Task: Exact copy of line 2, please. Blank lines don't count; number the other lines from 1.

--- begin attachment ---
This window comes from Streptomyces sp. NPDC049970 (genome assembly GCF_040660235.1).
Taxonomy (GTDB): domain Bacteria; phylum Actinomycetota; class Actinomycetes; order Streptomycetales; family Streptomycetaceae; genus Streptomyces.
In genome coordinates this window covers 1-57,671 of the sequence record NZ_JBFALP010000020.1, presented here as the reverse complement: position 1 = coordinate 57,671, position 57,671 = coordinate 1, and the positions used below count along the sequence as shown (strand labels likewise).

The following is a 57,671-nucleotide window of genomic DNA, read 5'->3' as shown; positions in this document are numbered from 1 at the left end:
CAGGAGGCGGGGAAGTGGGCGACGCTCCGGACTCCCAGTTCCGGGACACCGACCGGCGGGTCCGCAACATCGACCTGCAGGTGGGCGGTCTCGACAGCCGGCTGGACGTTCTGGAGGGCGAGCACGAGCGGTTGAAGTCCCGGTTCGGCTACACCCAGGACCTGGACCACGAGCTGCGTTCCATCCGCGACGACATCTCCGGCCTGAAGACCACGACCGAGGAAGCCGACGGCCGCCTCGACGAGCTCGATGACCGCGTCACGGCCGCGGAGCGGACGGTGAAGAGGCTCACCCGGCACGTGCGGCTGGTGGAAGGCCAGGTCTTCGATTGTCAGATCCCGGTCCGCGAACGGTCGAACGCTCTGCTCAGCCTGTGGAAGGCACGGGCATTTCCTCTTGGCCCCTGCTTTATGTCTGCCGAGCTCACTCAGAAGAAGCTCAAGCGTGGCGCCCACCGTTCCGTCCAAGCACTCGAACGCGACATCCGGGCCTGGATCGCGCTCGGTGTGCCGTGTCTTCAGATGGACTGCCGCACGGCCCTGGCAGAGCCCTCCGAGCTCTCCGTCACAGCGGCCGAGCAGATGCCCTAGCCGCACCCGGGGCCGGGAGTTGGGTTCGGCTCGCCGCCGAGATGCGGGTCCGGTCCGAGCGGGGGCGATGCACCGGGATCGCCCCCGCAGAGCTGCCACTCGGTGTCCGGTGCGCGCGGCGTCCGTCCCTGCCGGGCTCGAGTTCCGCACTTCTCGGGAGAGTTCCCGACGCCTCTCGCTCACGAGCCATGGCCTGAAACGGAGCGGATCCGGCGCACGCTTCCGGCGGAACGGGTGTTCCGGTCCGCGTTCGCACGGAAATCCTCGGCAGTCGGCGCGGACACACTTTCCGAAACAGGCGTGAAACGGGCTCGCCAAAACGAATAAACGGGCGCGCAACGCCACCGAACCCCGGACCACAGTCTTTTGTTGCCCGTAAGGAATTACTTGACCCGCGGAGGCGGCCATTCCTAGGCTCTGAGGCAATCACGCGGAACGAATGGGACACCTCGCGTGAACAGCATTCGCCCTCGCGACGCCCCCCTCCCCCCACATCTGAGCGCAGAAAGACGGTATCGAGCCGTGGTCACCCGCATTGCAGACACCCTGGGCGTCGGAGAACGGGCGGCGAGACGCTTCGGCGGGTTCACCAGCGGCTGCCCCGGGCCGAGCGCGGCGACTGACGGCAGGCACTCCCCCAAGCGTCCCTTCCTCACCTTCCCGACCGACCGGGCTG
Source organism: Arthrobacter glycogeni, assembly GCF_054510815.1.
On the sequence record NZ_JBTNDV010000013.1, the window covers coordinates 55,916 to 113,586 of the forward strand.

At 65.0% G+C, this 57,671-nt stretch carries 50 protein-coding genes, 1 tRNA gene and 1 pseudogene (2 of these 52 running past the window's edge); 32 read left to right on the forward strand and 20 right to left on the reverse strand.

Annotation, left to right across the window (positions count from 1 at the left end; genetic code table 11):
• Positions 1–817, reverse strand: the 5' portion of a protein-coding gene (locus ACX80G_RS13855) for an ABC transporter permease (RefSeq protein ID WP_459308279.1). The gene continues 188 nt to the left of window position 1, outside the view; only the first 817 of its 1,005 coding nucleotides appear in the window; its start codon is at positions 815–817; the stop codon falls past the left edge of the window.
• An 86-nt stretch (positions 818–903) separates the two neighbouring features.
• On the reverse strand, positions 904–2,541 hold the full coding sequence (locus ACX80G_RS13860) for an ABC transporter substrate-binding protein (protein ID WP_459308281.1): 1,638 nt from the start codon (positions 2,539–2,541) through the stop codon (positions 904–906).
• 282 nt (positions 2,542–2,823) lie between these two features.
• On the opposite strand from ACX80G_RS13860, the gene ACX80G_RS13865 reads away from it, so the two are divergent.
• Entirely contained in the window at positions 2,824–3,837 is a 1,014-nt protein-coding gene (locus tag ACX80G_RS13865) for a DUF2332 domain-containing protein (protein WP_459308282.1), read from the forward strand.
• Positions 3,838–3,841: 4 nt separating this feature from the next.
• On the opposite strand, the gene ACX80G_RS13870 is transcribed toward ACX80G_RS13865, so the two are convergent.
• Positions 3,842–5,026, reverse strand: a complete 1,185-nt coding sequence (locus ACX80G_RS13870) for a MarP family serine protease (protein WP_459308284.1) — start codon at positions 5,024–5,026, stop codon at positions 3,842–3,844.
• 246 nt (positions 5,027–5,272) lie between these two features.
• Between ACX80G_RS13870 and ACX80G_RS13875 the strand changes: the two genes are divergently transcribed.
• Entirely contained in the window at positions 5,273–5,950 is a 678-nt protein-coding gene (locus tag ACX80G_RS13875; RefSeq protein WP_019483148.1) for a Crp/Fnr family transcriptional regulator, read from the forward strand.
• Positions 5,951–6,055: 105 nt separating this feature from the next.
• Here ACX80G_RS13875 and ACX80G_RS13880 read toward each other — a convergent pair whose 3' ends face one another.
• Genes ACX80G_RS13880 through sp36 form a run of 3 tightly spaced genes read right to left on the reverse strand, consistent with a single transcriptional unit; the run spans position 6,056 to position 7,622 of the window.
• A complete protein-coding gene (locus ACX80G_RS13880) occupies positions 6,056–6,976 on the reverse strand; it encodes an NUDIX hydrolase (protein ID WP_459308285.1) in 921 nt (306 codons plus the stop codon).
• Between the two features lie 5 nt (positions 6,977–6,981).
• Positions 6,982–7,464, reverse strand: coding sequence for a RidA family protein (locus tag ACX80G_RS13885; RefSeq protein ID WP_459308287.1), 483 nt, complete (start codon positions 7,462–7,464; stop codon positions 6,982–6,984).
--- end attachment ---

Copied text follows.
Taxonomy (GTDB): domain Bacteria; phylum Actinomycetota; class Actinomycetes; order Streptomycetales; family Streptomycetaceae; genus Streptomyces.